2. More pertinently, I’m still keen to maintain the high possession, high pressing approach and asking more players to make runs beyond the defence will result in riskier passes and fewer deep passing options – both of which mean we lose the ball more often.
So rather than just go more attacking and switch to more attacking roles, I’m considering actually slowing play down. It may seem counter intuitive but it seems to me that the central midfield roles don’t get forward as effectively as they did on FM13 or 14, meaning that our striker is going to be isolated without some bodies in the AM line. I want to keep the general 4-1-4-1 shape and therefore a lower tempo and changing the striker to a deep-lying forward on support might help tie it all together a bit better.
I do think there is a case to be made for allowing at least one of the defensive players to get further forward, though, and so I’ll experiment with a second attacking wingback from the left. I’m not sure how well this will interact with the winger on the same side but it’s worth an experiment, maybe if there were, I don’t know, an inverted wingback option that’d be good?
The screenshots and clips that I’ve watched also support the change from anchorman to “roaming playmaker” although I’ll monitor how exposed this leaves the two centrebacks and judge whether a “deep lying playmaker” is closer to what I want.
That means the playmaker at MRC is obsolete. I want a tackler to replace the anchorman but still want runs from deep so a “ball-winning midfielder” seems sensible. There’s a good chance he’ll end up with the “gets further forward” instruction but, again, I need to see it all in action before committing to anything.
Will it work? I hope so and it all seems very sensible in my head at the moment. If you have any alternative thoughts, please let me know. I’m open to all ideas and discussing tactics in FM is my favourite part of the game.
I’m hoping to have the structure of the tactic more or less finalised by the end of this season. I disabled the transfer budgets at the start of the game but boards may start freeing up cash now that the January transfer window is looming. I don’t plan to sign (m)any players although I have my shortlist of Austrian prospects to target and if any of them become available…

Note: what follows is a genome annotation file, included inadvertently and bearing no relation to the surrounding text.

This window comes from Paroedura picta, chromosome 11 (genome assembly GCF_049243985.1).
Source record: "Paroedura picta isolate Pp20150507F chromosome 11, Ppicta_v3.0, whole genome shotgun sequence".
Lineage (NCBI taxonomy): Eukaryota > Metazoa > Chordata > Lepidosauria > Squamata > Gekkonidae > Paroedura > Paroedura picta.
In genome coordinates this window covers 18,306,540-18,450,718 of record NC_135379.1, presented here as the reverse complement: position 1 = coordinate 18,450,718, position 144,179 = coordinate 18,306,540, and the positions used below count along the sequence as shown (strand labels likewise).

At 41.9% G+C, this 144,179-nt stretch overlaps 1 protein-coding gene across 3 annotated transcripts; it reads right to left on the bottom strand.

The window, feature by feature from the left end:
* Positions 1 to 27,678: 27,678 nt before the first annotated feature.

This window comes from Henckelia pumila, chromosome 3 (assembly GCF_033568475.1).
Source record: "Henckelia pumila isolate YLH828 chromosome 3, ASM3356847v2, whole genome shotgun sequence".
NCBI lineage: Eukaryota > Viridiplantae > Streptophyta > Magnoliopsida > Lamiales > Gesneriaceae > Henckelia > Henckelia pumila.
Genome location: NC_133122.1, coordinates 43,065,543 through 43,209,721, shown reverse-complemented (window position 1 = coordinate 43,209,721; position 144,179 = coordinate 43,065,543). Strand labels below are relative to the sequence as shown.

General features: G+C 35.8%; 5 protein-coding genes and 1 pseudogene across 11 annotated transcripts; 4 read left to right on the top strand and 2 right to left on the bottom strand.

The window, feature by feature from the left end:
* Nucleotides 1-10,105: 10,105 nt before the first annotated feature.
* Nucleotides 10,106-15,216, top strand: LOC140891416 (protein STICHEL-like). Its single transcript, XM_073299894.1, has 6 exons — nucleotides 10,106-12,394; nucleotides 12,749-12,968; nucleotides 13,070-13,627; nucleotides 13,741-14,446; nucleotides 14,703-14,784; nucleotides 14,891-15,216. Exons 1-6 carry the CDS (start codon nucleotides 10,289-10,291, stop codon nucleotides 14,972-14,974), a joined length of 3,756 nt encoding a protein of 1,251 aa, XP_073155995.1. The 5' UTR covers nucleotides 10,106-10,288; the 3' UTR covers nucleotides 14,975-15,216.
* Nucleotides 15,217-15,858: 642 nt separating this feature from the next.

There are a couple of players whom I would allow to leave – Slovenian striker Robert Beric and German central defender Brian Behrendt – both were complaining of lack of first team football and are decent sellable assets so I’ll be listening to offers for them.
Meanwhile, we’ve had four competitive games with the national side and two friendlies. The game against Iceland was a bit of a worry as we were plagued with the same problems facing the club side – a deep defensive unit that was difficult to break down.
Sweden and Russia, though, were entirely different prospects and whilst I think the draw was justified in Stockholm…
… the home loss to Russia was a travesty of biblical proportions…
Alaba is magnificent in the “roaming playmaker” role but there are clear personnel issues with the national side – primarily up front where we’re in desperate need of a clinical striker. Hopefully one of my ear-marked prospects can step up to the mark.
We absolutely dominated Montenegro from start to finish and I took the opportunity to experiment in the Lichtenstein game, going with a strikerless 4-1-2-3-0 that had the game killed off within 18 minutes. That might be something to come back to but I’m keen to try out new options having “done” strikerless.
Next up is Moldova at home which should be another 3 points to take us to 10 and right in the mix.
Russia look like going on to top the group despite a 0-0 draw at home to Lichtenstein meaning that we’ll probably be duelling it out with Sweden – who still have to face Russia twice and travel to Vienna – and Montenegro – who managed to beat Sweden in Podgorica.
I’m confident that we won’t finish any lower than 3rd, which puts us in a probable playoff position. Automatic qualification… I’d say 50/50 just now. We still need to travel to Russia and Montenegro whilst the home game against Sweden will be key.
I haven’t touched on any of the “rules” I set for the club yet. I want to get the tactics sorted before I start tinkering with the personnel. We have successfully asked the board to improve our junior coaching, though, so I’m looking forward to our first (randomised) newgen delivery.
Other than that, I’ll be trying to overcome our problems in front of goal and watching Red Bull Salzburg extend their massive lead at the top of the table. At least we have some decent competition to catch!
Thanks for reading and please let me know if you have any comments in the boxes below!